The noise around edge computing appears to have built to a crescendo as virtually all of the nation's major cell tower companies are in various stages of testing out the technology.
Those companies join a wide range of other players in the wireless space -- including mobile network operators, startups and equipment providers -- investigating the opportunities around computing deployments that are placed physically closer to end users.
"The new use cases for the edge purely, the first stuff we're starting to see, is people trying to take advantage of these new wireless options. Big enterprises that have a lot of stuff in the cloud, but because they want to improve the performance of the apps, or mobile payments or something, they want to deploy something at the edge. It's already happening," said Ihab Tarazi, Packet 's recently appointed CTO. Tarazi was previously CTO at data center and colocation provider Equinix Inc. (Nasdaq: EQIX), but moved to Packet last year, shortly before the company announced a $25 million Series B round of funding, in order to lead Packet's edge computing efforts.
And it appears that Packet is having some success in the area. Tarazi said Packet is already supplying edge computing services in 190 locations for Sprint Corp. (NYSE: S)'s newly established IoT service, called Curiosity. Further, Packet's products are powering some initial edge computing deployments from all of the nation's major tower companies: Crown Castle International Corp. (NYSE: CCI), SBA Communications and American Tower Corp. (NYSE: AMT).
"This is what it's all about, figuring out our operational model and optimizing the servers," Tarazi said of Packet's edge computing deployments.
Packet is already running one edge computing location for SBA in Boston and two in Chicago for Crown Castle and the tower company's edge computing partner, Vapor IO. Tarazi said Packet is also gearing up to launch an edge computing location for American Tower, though he declined to provide details on that effort.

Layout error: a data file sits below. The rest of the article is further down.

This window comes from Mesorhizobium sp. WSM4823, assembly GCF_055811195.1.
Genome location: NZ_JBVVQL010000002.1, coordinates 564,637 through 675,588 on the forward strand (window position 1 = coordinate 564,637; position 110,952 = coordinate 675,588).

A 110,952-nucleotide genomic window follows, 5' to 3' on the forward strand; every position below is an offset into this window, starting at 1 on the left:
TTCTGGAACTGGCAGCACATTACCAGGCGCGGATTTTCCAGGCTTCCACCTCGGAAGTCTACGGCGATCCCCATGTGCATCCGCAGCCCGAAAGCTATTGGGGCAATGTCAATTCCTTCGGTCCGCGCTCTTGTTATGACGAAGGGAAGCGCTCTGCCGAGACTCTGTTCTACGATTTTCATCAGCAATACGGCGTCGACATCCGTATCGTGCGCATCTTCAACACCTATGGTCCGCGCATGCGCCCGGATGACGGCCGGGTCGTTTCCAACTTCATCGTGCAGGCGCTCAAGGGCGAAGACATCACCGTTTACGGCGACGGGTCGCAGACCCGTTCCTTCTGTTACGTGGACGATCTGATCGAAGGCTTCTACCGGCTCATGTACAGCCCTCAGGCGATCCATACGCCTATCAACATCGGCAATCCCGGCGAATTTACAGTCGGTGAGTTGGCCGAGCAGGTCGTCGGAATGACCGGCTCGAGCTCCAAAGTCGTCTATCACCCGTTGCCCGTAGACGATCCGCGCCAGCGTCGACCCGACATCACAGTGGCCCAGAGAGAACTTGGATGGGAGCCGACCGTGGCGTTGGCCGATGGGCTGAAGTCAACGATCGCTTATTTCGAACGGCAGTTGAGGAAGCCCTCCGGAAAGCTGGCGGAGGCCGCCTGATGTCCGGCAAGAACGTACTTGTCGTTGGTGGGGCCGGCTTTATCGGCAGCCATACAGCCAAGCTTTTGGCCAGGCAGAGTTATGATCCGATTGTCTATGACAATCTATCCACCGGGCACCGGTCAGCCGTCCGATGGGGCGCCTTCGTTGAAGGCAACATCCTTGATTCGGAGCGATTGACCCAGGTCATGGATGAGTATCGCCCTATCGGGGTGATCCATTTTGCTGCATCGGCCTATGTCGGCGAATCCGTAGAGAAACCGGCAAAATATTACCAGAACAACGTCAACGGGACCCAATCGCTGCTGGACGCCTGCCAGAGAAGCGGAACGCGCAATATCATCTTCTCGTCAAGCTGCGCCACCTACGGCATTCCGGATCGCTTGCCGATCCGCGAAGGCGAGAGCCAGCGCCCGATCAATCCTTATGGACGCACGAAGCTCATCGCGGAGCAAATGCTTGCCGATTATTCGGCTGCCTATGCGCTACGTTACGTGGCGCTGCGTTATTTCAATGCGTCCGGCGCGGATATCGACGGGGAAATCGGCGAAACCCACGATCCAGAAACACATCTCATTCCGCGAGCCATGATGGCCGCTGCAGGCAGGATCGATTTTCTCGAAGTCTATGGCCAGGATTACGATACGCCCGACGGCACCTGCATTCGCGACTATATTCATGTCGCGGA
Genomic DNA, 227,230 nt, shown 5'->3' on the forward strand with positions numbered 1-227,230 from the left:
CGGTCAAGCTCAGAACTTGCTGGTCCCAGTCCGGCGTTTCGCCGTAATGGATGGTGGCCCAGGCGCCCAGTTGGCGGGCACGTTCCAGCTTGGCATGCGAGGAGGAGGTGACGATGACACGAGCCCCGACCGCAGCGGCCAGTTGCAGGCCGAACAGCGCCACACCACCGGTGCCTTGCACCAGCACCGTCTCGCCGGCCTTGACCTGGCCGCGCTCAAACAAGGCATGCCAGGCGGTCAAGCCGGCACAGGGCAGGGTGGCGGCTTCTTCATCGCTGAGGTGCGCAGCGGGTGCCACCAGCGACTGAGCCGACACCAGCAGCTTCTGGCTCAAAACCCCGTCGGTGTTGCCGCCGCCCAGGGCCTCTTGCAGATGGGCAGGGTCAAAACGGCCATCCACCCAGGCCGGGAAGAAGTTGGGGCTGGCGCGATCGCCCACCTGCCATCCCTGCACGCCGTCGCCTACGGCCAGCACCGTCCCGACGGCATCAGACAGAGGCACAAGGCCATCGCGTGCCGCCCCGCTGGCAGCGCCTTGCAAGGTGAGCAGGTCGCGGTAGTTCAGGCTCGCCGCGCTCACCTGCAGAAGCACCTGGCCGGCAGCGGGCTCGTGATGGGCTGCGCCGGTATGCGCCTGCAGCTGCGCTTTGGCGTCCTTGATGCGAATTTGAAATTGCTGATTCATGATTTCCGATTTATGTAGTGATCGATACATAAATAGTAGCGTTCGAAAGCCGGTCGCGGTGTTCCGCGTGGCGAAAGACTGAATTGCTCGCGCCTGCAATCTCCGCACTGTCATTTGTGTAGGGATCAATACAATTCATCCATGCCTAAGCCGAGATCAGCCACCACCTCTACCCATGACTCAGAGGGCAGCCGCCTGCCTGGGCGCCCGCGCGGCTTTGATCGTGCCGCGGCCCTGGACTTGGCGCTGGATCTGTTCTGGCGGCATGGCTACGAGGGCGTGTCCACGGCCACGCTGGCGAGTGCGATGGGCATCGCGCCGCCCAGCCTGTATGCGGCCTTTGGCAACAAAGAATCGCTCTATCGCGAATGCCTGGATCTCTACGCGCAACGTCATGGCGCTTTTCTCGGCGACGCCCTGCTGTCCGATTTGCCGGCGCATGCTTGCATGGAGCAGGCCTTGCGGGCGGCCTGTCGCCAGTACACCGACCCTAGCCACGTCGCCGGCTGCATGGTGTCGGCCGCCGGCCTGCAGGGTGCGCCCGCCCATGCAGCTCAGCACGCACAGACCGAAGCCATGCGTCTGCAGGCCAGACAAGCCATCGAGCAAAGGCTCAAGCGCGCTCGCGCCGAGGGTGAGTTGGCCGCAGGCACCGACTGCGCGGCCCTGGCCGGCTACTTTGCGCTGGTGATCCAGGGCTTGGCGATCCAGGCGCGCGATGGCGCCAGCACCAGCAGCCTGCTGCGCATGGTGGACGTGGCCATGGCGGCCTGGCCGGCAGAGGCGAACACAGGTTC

Altogether Packet hopes to have 15 edge computing locations up and running this year, on the way to the company's eventual goal of scaling up to 50 edge computing sites, Tarazi said.
The addition of American Tower to Packet's partner roster has not been previously disclosed. The tower company did not immediately respond to requests for more information about its edge computing efforts, but the company's CEO hinted at such actions in October: "Our sites can act as a convergence point for the wireless access network, cloud services, the Internet of Things and enterprise networks. We are currently engaged in discussions with players in numerous industries that may ultimately be edge compute tenants and expect to further explore the potential long-term opportunity going forward," American Tower's James Taiclet said, according to a Motley Fool transcription of his remarks during the company's quarterly conference call with investors.
Indeed, American Tower counts a total of 57,000 tower sites around the US, and each one could potentially supply the power, fiber and real estate necessary to run an edge computing data site. And those sites could power the kind of speedy computing services that wireless operators might want to sell to consumers, enterprises and others in a 5G world -- which is likely why American Tower isn't the only tower company investing in edge computing technologies.
Next page: The evolution of the edge